Tea Party Cherry-Pickin’ Copyright Edition
The Tea Party fetishisizes and cherry-picks the constitution (Fourteenth Amendment anyone?) the way the Religious Right fetishizes and cherry-picks the Bible (Adultery? Pork? Money lenders?).
Here some originalism I’d like to see the Tea Party embrace:
John Adams’ very first political essay was an attack on the Stamp Act. Now, when I was a kid, they taught me the Stamp Act was bad because it was taxation without representation.
But Adams never talks about that. What he talks about is this was a tax on paper, and paper was how ideas were carried, and therefore it was a tax on ideas, and therefore it was like the old monopolies that the church and the state in Europe had used to keep the population in what he called a “state of sordid ignorance and staring timidity.”
That’s Lewis Hyde, Kenyon College professor and a fellow at Harvard’s Berkman Center, discussing his new book, Common As Air: Revolution, Art and Ownership:
The very first Copyright Act in this country gave owners 14 years that they could renew once. That’s 28 years. The puzzle here is where to place the limit.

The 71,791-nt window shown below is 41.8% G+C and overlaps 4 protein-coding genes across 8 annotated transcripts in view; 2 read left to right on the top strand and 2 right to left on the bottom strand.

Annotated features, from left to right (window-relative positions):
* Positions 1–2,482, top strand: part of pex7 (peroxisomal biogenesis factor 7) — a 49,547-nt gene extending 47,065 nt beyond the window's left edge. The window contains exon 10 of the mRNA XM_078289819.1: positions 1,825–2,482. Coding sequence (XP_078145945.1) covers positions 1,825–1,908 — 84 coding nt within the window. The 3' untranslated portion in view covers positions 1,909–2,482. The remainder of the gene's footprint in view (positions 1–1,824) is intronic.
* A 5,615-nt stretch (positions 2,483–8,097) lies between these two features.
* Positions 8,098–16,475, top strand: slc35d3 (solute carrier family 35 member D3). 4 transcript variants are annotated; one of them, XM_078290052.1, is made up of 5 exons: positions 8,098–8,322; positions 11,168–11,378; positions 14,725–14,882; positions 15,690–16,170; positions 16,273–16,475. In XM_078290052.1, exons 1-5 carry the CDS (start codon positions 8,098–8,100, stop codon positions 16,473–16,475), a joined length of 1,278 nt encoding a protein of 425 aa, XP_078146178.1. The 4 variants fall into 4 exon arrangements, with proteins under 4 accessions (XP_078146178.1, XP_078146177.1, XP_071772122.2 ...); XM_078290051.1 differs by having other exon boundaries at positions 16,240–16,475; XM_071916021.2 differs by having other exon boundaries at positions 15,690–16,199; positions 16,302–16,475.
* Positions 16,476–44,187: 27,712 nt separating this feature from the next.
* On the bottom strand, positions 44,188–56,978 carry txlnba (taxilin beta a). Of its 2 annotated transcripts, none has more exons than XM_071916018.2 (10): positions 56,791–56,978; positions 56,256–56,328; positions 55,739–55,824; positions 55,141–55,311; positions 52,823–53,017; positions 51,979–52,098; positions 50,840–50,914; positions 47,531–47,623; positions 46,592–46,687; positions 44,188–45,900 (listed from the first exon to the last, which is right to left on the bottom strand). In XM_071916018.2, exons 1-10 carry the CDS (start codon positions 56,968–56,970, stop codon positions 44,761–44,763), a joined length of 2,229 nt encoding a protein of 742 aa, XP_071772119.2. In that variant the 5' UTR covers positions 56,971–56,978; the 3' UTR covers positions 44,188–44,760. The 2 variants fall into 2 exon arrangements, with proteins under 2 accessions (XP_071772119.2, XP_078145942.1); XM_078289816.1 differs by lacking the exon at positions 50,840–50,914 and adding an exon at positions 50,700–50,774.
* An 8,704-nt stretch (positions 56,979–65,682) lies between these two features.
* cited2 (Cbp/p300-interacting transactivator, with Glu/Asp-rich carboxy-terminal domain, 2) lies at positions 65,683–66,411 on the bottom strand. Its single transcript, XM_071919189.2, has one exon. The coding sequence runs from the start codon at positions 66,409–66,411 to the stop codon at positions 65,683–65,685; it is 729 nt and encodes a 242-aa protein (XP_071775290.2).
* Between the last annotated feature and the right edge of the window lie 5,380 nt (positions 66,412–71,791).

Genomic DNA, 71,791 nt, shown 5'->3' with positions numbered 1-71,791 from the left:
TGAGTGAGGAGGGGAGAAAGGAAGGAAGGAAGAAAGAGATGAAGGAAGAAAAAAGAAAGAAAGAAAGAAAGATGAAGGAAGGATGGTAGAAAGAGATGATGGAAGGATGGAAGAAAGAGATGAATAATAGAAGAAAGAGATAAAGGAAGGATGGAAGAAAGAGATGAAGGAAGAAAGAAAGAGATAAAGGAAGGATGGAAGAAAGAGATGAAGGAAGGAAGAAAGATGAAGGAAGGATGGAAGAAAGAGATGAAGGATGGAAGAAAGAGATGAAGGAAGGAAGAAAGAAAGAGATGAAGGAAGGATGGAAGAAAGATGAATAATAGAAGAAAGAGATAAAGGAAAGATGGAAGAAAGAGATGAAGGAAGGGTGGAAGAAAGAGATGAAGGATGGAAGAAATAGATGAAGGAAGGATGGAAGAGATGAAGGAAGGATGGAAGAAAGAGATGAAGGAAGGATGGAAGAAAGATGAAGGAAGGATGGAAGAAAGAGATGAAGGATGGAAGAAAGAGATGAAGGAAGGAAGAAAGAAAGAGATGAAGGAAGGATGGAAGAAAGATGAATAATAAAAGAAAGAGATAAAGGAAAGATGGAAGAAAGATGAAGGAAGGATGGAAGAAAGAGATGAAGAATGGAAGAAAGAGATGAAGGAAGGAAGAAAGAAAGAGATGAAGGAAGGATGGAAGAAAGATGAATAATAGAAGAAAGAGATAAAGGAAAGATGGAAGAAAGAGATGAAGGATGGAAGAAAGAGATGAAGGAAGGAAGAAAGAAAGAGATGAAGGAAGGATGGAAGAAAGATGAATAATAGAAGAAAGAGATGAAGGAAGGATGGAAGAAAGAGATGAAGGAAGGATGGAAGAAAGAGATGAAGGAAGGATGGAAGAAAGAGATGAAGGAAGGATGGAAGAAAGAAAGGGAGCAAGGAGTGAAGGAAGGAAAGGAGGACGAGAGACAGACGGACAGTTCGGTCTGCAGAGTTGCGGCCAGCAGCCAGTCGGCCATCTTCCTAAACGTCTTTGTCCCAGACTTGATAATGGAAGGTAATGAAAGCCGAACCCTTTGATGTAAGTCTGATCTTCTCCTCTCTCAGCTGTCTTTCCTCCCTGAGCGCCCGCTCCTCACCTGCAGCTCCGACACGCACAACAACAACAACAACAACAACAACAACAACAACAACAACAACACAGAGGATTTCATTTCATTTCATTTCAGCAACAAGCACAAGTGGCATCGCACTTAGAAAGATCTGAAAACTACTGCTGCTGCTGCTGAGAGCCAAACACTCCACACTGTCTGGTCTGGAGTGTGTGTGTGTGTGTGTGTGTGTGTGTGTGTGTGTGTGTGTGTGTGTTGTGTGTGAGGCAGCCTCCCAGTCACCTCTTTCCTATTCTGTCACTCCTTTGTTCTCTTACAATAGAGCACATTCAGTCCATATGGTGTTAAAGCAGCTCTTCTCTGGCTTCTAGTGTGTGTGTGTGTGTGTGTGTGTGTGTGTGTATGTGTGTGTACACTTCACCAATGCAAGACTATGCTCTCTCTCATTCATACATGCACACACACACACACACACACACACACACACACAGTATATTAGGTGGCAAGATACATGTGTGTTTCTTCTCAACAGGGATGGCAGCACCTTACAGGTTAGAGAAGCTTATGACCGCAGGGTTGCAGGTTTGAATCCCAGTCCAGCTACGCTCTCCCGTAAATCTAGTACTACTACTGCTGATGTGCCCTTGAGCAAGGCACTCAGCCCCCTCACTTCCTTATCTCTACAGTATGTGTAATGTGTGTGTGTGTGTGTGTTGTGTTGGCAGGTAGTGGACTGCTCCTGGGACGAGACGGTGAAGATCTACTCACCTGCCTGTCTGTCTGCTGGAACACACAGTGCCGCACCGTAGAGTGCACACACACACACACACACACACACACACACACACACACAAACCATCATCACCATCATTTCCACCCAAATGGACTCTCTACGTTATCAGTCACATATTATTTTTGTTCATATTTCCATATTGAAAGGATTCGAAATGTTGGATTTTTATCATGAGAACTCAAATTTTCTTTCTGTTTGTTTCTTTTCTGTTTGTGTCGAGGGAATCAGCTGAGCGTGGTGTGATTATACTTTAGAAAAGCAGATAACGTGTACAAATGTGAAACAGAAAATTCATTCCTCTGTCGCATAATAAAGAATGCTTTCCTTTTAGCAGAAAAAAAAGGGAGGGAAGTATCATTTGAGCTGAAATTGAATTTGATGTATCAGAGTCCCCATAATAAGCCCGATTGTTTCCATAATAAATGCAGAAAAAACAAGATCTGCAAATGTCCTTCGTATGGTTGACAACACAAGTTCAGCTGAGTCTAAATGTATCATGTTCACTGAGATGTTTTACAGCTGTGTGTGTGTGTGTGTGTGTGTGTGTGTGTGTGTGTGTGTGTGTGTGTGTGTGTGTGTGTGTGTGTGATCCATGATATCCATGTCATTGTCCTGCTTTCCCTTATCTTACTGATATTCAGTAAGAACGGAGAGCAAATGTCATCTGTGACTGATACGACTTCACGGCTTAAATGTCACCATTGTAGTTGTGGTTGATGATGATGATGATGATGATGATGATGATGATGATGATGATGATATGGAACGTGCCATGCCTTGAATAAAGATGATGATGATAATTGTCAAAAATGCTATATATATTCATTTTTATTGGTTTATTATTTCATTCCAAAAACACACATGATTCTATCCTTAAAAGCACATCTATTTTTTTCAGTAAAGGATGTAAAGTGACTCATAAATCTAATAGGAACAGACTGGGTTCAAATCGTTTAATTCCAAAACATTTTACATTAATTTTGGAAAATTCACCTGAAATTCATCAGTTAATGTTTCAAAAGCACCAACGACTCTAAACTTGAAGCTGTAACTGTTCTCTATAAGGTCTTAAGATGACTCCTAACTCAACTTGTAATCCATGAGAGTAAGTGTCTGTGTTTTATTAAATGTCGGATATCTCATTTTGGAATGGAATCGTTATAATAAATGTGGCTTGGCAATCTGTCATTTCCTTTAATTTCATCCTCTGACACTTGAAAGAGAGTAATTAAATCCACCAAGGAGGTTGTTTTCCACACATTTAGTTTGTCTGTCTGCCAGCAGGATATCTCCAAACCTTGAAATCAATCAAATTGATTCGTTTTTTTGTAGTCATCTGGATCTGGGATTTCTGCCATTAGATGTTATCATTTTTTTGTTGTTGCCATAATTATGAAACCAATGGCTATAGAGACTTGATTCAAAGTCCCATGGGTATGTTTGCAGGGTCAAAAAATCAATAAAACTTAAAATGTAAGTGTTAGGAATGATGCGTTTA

One way I come at this is to talk about what used to be called Civic Republicanism, and it begins with the assumption that the point of property is not simply to enrich individuals but to give them a base from which they can then begin to turn their attention to their community.
So there’s two steps to this. I call it the Republican Two-Step. On the one hand you have individual autonomy, but then the question is, why are you autonomous? Why are you free? And the answer to that for the 18th century was, you are free to try to serve your community. And I think that the early copyright law had this built into it. It gave a short-term private privilege in exchange for a long-term public benefit. …
The founding generation was very wary of what’s called perpetuities, situations in which property was owned forever, because perpetuities were one of the ways that the aristocracy in Europe controlled their power for centuries. This is one reason that they put a limit on the term of copyright.
And what we’ve done now is to extend the term of copyright such that it is statistically almost perpetual. The founders would be astounded.
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